Nothing is known of the pre-11th-century cathedral; remains have been discovered of the ambulatory of the church begun by Bishop Baudouin in 1066. This church was destroyed in a fire resulting from hostilities between the king of England and the count of Evreux, vassal of the king of France, in 1119. Reconstruction began under Bishop Audouin in 1120: the new cathedral, finished in 1160, burned in 1198 in the hostilities between Richard Lionheart and Philip Augustus. Rebuilding was delayed until 1230-1240 when the old nave was refurbished with a new superstructure under the direction of the renowned master mason Gautier de Varinfroy (who also directed work at Meaux Cathedral).
In 1264 Raoul de Grosparny founded the chapel of Notre-Dame in the choir of the cathedral, indicating that work had passed from the nave to the chevet which was built around the old east end. The chevet was finished under Bishop Matthieu des Essarts (1299-1310) by 1310.
After the completion of the chevet work passed to the addition of lateral chapels in the nave where the windows were donated by Geoffroy du Plessis (1310-1327), Jean du Prat (1328-1333) and Geoffroy Faë (1335-1340).
In the Hundred Years War Evreux fell under the control (1357) of Charles le Mauvais of Navarre who supported the work of construction of the transept and eastern vaults of the nave.
The transept, which had remained from the Romanesque church and which was in ruinous state, was rebuilt beginning in the early 15th century. Work accelerated under the direction of Jehan le Roy, maître juré, after Evreux was restored to the French in 1442. Windows were installed by Colin Vaucler, verrier. Kings Charles VII and Louis XI and Pope Eugenius V supported the work, the latter through an indulgence granted in 1447.
Work on the upper transept arms was under way in 1460s and 1470s and the crossing was crowned with a lantern. Work was near completion in the 1480s when the south transept rose was installed and with the exception of the upper north transept and western frontispiece the cathedral was more or less complete by the death of Louis XI.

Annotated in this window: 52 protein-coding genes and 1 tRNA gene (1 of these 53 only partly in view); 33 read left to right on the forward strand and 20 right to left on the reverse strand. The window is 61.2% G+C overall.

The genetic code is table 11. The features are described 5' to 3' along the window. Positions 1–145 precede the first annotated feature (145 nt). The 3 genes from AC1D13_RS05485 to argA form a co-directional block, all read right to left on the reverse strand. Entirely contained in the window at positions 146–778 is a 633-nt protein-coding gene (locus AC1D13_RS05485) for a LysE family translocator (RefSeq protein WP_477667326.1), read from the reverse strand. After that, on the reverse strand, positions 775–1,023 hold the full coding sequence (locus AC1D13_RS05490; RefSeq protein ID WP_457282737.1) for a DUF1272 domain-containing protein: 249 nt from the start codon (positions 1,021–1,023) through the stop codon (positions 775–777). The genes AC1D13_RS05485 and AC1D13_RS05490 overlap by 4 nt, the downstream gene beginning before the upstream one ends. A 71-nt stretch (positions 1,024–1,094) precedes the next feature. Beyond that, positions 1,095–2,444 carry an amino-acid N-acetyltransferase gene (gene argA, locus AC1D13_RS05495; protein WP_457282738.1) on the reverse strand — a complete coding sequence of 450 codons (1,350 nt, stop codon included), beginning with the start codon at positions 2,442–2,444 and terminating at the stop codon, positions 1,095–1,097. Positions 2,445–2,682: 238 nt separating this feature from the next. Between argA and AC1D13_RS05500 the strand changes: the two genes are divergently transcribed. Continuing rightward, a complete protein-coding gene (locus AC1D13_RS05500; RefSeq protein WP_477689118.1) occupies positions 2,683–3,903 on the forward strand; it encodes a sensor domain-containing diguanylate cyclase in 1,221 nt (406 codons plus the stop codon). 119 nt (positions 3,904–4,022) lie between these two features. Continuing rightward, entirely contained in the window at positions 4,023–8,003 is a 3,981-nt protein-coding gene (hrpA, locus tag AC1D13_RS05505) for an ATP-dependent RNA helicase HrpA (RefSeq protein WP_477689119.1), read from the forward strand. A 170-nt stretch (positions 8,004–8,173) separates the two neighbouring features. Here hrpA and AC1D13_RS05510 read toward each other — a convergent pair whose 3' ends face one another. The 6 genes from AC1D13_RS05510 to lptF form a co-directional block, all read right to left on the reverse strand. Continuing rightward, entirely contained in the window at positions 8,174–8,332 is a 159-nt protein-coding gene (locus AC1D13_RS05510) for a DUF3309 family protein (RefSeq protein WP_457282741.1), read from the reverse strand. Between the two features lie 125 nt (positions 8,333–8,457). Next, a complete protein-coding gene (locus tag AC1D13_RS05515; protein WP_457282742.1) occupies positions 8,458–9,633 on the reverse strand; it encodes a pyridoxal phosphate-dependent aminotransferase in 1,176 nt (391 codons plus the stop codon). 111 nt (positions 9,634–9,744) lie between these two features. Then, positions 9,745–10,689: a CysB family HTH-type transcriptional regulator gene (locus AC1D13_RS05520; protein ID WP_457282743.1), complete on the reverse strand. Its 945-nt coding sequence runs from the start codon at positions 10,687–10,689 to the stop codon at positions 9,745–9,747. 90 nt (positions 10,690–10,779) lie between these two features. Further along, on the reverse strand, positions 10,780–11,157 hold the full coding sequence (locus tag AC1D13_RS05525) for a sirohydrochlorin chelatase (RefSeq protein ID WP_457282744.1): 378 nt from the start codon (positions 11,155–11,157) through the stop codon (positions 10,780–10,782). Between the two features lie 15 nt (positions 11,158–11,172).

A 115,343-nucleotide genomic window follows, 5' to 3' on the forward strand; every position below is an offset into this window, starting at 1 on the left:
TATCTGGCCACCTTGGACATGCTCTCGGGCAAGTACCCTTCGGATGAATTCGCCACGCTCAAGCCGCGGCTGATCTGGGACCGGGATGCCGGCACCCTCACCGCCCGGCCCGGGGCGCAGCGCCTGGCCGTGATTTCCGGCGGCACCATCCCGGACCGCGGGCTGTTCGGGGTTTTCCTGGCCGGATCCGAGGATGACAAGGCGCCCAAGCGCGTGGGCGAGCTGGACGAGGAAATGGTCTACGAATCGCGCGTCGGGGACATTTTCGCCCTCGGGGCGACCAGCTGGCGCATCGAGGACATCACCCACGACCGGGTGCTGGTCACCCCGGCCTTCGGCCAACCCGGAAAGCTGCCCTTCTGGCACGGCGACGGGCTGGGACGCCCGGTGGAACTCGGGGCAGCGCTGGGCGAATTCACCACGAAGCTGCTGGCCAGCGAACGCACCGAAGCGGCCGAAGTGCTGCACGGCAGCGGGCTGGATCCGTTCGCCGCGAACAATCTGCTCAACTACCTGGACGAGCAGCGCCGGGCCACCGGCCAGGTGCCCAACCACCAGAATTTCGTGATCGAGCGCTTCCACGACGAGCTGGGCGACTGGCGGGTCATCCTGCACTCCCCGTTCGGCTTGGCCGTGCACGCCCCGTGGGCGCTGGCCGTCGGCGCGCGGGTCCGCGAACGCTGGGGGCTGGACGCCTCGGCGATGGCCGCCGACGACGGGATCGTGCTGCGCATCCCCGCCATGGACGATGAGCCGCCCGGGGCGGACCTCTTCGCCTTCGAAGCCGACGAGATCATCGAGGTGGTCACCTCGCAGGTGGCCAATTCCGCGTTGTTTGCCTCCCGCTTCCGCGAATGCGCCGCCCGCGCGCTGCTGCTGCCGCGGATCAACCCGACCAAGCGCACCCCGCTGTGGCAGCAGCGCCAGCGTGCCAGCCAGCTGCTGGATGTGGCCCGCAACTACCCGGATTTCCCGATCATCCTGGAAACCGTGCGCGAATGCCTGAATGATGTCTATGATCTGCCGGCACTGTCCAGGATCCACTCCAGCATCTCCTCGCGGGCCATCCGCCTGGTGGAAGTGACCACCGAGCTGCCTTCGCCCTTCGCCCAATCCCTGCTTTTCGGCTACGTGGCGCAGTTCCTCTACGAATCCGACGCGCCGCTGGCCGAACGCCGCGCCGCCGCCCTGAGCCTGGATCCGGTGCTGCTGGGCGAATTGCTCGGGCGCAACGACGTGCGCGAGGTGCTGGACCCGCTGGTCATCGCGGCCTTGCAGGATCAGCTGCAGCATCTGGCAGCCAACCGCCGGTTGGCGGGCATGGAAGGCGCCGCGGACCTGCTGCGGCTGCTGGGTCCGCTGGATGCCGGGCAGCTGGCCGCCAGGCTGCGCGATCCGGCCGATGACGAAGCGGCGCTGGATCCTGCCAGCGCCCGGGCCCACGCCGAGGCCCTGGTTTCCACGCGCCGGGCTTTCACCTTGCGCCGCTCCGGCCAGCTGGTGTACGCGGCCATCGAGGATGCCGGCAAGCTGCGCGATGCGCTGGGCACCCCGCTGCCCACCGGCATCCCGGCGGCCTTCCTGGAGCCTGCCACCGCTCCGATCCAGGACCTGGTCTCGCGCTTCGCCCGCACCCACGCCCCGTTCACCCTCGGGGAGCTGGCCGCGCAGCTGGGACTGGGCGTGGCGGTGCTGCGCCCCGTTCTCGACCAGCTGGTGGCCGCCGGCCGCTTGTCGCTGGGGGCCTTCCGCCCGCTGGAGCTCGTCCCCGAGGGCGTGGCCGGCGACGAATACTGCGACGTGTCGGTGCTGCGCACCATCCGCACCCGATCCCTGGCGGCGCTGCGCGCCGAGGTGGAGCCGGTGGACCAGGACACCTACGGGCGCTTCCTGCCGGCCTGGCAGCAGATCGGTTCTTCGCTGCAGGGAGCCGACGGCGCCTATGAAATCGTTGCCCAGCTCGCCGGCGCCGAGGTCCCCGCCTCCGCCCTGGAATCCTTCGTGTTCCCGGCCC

With the aid of the royal gabelle and papal indulgences the north transept portal was built c1504 by Master Jean Cossart and the windows of the nave chapels and uper choir were then reworked.
The western frontispiece was entirely rebuilt beginning in the later 16th century and finished in 1631.
Modern interventions have been radical. The architect Darcy entirely rebuilt the nave flyers; threats of a radical rebuilding of the chevet flyers in the 1870s were averted, but the cathedral suffered devastating bombardment in 1940.
Evreux Cathedral is a magnifent expression of the way that a single building can embody disparate construction campaigns over an extended period of time. The nave arcade points back to the period of Plantagenet-Capetian hostilities; the upper nave to the triumph of Gothic and of Capetian France. The choir, finished in the difficult years soon after 1300 points in many ways to S-Ouen in Rouen, while that Late Gothic interventions, simultaneous with the completion of the nave of Troyes Cathedral, express the remarkable recovery of France after the Hundred Years War. The sumptuous north transept, like the work of Martin Chambiges at Sens, Beauvais and Troyes, expresses the last triumphant note of French Late Gothic.